We live in a culture in which we are taught to avoid suffering at all costs. After all, avoiding it does seem to make perfect sense. However, the problem is that God, Who oftentimes delights in making little or no sense, sees suffering as one of His tools. It’s a tool He uses to grow the sufferer in terms of maturity and spirituality. As one writer has written, “God often digs the wells of joy with the spade of sorrow.” Another one has written, “A smooth sea never made a skillful sailor; uninterrupted prosperity and crowning success never qualifies a man for usefulness and genuine happiness.”
Coming at this issue another way, we know that God certainly used the sufferings of Jesus. No, Jesus didn’t need to become more mature or grow spiritually, but God used Christ’s sufferings in an even greater way: to provide a payment for the world’s sin debt. Hebrews 9:26 says that Jesus “has appeared to put away sin by the sacrifice of Himself.” And in Luke 24:25 Jesus says of His death, burial, and resurrection, “Ought not the Christ to have suffered these things and to enter into His glory?”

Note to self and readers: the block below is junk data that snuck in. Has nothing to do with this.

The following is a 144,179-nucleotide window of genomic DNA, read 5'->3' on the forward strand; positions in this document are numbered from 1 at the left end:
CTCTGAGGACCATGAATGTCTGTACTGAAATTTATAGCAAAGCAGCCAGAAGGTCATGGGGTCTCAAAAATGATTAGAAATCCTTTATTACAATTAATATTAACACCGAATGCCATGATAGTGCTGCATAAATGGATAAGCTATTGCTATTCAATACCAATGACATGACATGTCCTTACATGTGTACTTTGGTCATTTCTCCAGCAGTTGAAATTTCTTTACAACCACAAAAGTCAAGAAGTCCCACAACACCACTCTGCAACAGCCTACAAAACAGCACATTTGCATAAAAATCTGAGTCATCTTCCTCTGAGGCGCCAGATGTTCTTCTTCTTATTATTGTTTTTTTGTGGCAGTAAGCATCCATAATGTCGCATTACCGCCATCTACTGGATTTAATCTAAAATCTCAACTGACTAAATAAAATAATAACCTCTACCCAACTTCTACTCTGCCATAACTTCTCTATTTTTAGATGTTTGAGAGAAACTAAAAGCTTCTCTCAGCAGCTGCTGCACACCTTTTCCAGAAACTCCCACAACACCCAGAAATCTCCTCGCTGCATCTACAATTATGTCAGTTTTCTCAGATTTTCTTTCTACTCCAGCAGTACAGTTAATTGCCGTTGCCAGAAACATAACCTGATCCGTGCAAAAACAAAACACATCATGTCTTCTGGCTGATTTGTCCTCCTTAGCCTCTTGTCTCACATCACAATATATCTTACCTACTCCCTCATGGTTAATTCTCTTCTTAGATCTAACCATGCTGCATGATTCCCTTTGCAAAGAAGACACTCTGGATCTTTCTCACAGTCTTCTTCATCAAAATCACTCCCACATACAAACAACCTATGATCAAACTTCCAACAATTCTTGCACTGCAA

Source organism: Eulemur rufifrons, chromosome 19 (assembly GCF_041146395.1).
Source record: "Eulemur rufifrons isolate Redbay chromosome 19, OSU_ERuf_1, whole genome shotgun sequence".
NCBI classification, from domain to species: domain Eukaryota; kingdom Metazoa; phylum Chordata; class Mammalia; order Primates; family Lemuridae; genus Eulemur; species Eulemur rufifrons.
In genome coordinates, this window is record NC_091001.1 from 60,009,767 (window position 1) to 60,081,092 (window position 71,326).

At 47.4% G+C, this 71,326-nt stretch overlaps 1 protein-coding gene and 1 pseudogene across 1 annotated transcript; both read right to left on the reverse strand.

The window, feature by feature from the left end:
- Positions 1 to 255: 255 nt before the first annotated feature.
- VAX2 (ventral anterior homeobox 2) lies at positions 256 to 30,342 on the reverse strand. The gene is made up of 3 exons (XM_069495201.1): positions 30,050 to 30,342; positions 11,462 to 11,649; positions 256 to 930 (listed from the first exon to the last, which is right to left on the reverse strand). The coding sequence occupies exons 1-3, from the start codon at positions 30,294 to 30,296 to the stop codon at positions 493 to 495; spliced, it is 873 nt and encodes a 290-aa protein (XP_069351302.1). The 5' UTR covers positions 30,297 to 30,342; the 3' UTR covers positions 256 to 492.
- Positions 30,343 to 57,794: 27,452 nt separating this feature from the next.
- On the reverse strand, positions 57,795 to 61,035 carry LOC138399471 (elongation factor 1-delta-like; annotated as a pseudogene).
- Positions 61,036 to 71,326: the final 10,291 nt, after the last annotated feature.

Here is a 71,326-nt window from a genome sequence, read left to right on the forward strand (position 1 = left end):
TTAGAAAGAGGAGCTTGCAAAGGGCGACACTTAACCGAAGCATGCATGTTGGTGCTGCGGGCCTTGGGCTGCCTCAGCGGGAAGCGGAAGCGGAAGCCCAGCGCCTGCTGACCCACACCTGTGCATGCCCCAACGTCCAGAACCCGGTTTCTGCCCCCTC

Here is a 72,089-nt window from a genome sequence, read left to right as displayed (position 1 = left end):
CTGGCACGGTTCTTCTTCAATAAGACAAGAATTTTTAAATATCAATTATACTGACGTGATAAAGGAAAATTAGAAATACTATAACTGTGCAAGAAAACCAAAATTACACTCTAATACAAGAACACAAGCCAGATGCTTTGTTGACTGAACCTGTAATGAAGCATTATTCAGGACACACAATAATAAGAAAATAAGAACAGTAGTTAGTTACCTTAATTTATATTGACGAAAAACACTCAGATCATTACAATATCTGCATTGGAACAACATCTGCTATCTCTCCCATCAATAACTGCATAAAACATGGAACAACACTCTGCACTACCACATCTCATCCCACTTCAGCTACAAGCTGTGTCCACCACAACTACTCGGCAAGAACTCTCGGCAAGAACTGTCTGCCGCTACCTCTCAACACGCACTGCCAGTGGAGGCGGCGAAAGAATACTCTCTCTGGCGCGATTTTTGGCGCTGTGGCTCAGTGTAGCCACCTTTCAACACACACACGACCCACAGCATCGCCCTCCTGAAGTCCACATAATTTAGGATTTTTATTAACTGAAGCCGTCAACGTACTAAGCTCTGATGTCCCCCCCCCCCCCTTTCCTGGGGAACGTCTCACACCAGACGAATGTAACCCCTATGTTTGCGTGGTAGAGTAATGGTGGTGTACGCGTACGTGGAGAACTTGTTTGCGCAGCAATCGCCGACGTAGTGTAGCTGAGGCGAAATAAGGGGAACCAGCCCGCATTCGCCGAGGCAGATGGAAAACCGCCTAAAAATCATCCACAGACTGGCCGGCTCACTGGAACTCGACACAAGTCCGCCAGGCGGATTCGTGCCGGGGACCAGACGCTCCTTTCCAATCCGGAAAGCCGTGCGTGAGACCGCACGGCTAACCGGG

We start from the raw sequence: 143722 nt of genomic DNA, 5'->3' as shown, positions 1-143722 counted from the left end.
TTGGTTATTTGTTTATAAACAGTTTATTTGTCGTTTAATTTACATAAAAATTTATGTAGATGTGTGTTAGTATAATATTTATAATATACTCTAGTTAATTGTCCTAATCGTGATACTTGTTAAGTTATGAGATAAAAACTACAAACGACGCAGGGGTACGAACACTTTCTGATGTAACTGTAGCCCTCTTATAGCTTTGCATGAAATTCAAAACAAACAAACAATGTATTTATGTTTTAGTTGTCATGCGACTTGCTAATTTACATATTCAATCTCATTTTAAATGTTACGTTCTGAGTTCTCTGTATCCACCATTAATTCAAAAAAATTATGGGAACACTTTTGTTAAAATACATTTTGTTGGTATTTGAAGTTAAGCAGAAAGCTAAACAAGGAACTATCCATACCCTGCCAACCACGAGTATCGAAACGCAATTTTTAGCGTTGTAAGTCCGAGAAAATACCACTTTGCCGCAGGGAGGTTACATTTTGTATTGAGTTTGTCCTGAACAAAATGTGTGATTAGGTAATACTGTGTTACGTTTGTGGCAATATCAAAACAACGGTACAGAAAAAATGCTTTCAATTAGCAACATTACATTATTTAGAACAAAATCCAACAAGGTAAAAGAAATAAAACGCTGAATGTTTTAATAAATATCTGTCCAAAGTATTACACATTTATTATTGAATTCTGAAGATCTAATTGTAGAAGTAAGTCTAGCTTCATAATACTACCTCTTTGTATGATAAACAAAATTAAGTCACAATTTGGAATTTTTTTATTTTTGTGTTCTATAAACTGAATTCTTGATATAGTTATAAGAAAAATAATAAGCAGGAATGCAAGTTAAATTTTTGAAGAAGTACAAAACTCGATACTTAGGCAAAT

My goal with this post is to remind us that suffering, as unpleasant as it is, is not without its benefits. As a matter of fact, the Bible actually sings the praises of suffering for the sake or cause of Christ. Acts 5:41 says of the apostles who had just been beaten:
So they departed from the presence of the council, rejoicing that they were counted worthy to suffer shame for His name.
Along the same lines, Philippians 1:29 says:
For to you it has been granted on behalf of Christ, not only to believe in Him, but also to suffer for His sake.
Of course, such passages exclusively apply to the Christian. But if you are a Christian there is one other passage that I’d like to share with you. It’s Romans 8:18:
For I consider that the sufferings of this present time are not worthy to be compared with the glory which shall be revealed in us.
That is the verse that I will leave with you today, Christian. So if any bouts of suffering do come your way, please try to keep them in proper perspective. Remember that they are not worthy to be compared with the glory that will one day be revealed in you. This is the great promise that allowed the apostles to rejoice that they got to suffer for Christ’s name, and it’s the same promise that should motivate us today.